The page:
Anyway, Hatfield, Buck, Aje Pickett, and the good guy settlers put the kibosh on the evil baron’s plans (did I mention that the evil baron has a pair of wolfhounds?) and the motivation behind the whole scheme won’t come as any surprise, making this a fairly undistinguished but still enjoyable yarn. And I really liked using the European immigrants and their transplanted culture as part of the setting and plot. That’s a little unusual. I mean, how many Western novels have you read where there’s a chapter entitled “Guns at the Biergarten”?

There are three short stories backing up the Hatfield novel in this issue. The first, “Long Sam’s Hangnoose Swap”, is part of a long-running series by Lee Bond about heroic outlaw Long Sam Littlejohn, who is always pursued by deputy U.S. marshal Joe Fry. The first Long Sam story appeared in the very first issue of TEXAS RANGERS in 1936, and the series continued to appear in almost every issue until 1952. The stories are very formulaic but still great fun if they’re spaced out. Bond was a good writer. In this one, Long Sam and Joe Fry are forced to team up (as they often are) in order to battle against a gang of vicious Comancheros. It’s an entertaining yarn.

“Louisiana Lobo” is by Clark Gray, a Western pulpster who was reasonably prolific for a time in the Forties and Fifties and who wrote a couple of Jim Hatfield novels as Jackson Cole. I read one of those Hatfield novels a long time ago in the paperback reprint (LOBO COLONEL) and recall not liking it much. That being said, this story is a pretty good hardboiled Western yarn about a Cajun ex-Confederate sergeant who travels to Texas after the war to help his old commanding officer start a ranch, but instead he winds up in the middle of a deadly hunt for a fortune in gold. I enjoyed this one enough that I may have to dig out the issue of TEXAS RANGERS containing Gray’s other Jim Hatfield novel, “Warpath”, and give it a try.

Clee Woods wrote hundreds of stories for a lot of different Western pulps, but his work appeared regularly in RANCH ROMANCES for almost three decades, from the mid-Twenties to the mid-Fifties. “Nurse’s Big Call”, his story in this issue of TEXAS RANGERS, could have just easily appeared in RANCH ROMANCES, since it’s a modern-day Western about a love triangle involving a nurse, the doctor she works for, and a young rancher. There’s a little action, a decent fistfight, but overall there’s not much to this one and it’s easily the weakest story in the issue.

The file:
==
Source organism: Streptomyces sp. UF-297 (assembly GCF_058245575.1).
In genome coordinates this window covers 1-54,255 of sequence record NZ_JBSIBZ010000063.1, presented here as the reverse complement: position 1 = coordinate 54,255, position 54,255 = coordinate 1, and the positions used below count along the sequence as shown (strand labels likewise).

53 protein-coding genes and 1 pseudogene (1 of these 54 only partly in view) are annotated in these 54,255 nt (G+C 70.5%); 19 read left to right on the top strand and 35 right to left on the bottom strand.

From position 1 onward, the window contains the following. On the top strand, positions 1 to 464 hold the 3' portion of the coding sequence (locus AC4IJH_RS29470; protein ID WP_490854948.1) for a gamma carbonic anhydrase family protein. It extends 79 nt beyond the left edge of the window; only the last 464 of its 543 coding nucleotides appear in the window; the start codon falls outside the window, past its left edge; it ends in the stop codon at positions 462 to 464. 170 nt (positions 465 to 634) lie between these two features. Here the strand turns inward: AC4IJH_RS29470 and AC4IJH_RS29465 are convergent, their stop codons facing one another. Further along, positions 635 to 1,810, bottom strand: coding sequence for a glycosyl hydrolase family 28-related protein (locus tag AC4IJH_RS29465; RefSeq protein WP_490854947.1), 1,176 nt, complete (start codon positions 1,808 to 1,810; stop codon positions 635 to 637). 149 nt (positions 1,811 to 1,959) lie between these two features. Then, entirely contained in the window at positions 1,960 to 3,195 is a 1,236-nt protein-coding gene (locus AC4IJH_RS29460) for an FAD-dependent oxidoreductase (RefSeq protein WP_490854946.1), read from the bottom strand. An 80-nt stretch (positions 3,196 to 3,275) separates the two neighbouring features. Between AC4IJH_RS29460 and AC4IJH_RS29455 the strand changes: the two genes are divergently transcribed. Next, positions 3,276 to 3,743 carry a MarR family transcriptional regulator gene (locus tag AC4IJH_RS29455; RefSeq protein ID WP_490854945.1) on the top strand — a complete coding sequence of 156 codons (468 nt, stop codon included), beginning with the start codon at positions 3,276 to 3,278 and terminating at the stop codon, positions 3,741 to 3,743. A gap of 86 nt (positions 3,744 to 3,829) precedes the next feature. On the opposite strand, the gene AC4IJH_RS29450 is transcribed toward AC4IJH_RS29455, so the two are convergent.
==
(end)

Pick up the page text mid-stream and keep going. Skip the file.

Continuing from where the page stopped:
So overall, this is a fairly average issue of TEXAS RANGERS, with a solidly entertaining, slightly unusual, but not top rank Hatfield novel by Tom Curry, and two out of three pretty good short stories. Not an issue to give somebody who’s never read an issue before, but if you’re already a TEXAS RANGERS fan, it’s well worth reading.


Todd Mason said...

Do we know who edited the magazine? G.B. Farnum stick with it for the whole run?

James Reasoner said...

Many of the Fifties issues list Jim Hendryx Jr. as the editor. Don't know when that started but will try to look it up later. This particular issue has no editor credit. Was G.B. Farnum a real person? I seem to remember reading that Morris Ogden Jones, who's credited as the editor on some of the Thrilling Group pulps, didn't really exist and was a group pseudonym for Mort Weisinger, Charles Stanley, Charles Green, and the rest of Margulies' stable of sub-editors.

Todd Mason said...

No idea. First saw his name today on the Galactic Central entry for the magazine.

Hendryx does seem a likely culprit. I wonder to what extent the group editorial efforts ended and when...